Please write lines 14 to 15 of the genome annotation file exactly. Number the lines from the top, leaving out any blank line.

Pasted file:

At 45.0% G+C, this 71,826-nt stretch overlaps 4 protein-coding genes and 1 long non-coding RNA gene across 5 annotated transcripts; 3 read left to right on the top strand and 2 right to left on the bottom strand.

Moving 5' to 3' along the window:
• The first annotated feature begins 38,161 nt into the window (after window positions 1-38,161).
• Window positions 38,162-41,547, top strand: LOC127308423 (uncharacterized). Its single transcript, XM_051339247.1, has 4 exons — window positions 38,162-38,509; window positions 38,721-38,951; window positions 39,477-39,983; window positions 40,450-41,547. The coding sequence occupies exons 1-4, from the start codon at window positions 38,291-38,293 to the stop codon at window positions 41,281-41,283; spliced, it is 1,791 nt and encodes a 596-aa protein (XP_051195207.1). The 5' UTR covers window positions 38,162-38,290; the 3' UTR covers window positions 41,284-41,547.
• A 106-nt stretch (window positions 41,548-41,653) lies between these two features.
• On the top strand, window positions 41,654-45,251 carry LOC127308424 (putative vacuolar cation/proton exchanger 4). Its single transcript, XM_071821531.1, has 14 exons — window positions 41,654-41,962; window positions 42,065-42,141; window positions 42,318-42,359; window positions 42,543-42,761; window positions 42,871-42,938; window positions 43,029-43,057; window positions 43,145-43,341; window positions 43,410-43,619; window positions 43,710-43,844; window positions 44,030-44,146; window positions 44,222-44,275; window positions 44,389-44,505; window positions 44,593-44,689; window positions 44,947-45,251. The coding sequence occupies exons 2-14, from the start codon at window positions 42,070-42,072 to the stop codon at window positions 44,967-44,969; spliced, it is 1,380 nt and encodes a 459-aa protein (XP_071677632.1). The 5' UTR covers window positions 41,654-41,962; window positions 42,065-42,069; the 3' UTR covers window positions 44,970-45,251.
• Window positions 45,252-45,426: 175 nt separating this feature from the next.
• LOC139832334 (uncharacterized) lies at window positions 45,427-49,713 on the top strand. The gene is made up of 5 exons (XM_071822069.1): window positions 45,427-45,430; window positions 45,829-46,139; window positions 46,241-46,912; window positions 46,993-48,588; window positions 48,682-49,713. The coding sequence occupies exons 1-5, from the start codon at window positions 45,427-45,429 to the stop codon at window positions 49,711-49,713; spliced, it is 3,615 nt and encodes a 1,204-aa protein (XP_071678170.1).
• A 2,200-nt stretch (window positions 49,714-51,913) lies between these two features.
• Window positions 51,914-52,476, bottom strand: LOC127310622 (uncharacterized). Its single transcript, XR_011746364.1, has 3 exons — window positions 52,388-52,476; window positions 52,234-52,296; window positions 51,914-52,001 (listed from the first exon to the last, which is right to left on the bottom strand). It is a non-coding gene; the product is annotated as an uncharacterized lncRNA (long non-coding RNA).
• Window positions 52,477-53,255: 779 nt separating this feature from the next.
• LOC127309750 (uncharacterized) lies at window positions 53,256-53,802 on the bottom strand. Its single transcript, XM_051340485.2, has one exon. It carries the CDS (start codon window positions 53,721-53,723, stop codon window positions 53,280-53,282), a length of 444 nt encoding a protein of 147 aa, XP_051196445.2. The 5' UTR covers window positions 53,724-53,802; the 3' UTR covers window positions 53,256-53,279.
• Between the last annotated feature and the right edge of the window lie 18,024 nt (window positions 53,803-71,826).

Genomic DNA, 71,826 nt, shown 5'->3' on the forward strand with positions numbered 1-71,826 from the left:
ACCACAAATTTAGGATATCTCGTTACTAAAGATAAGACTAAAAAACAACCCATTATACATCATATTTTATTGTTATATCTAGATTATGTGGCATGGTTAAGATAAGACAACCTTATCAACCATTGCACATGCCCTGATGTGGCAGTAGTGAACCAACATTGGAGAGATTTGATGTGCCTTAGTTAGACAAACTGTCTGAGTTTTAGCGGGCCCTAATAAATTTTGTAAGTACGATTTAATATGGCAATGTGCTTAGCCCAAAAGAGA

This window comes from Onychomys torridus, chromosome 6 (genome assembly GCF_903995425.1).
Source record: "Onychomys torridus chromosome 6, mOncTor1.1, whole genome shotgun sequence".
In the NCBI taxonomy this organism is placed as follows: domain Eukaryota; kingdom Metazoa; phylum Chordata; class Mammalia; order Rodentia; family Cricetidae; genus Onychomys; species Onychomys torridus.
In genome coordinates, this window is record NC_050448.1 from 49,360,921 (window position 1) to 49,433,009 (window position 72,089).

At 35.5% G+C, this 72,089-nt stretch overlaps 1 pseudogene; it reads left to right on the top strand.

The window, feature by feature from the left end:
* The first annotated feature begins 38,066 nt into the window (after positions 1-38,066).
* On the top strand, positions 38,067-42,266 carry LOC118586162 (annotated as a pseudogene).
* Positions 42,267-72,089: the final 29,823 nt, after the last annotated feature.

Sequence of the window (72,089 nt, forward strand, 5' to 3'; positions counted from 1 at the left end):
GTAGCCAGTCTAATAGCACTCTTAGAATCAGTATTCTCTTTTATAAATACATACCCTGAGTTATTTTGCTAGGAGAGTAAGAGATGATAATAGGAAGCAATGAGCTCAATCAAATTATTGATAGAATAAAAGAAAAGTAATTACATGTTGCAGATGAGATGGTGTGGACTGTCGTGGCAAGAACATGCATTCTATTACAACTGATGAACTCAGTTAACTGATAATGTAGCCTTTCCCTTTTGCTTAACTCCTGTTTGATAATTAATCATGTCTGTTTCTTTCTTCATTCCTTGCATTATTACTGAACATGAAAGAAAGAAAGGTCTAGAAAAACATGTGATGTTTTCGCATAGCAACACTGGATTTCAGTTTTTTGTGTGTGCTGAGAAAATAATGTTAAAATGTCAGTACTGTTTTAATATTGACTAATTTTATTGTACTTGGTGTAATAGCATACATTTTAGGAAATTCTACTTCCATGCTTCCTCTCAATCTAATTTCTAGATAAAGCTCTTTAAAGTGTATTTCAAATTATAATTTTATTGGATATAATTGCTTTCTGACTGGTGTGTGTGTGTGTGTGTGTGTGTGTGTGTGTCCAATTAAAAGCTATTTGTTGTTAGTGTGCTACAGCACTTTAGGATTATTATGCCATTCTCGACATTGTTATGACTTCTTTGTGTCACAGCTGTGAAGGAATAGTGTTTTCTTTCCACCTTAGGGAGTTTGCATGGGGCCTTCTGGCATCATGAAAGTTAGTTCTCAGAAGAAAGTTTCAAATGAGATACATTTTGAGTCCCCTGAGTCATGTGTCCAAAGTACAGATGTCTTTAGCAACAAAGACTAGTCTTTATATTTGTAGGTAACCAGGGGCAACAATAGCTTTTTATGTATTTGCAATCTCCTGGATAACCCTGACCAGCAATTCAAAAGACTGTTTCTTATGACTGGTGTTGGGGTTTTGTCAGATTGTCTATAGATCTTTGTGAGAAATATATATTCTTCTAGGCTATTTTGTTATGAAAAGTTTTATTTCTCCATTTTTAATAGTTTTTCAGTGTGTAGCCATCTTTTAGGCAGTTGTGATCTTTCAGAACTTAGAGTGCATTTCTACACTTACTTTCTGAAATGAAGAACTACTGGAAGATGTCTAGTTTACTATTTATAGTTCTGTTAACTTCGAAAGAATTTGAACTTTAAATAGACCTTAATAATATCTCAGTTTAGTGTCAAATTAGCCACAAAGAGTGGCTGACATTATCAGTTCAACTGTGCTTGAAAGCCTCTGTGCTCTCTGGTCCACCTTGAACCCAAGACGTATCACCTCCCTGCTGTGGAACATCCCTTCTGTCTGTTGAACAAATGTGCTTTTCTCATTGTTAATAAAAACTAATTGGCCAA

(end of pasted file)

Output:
Genomic DNA, 71,826 nt, shown 5'->3' on the forward strand with positions numbered 1-71,826 from the left:
ACCACAAATTTAGGATATCTCGTTACTAAAGATAAGACTAAAAAACAACCCATTATACATCATATTTTATTGTTATATCTAGATTATGTGGCATGGTTAAGATAAGACAACCTTATCAACCATTGCACATGCCCTGATGTGGCAGTAGTGAACCAACATTGGAGAGATTTGATGTGCCTTAGTTAGACAAACTGTCTGAGTTTTAGCGGGCCCTAATAAATTTTGTAAGTACGATTTAATATGGCAATGTGCTTAGCCCAAAAGAGA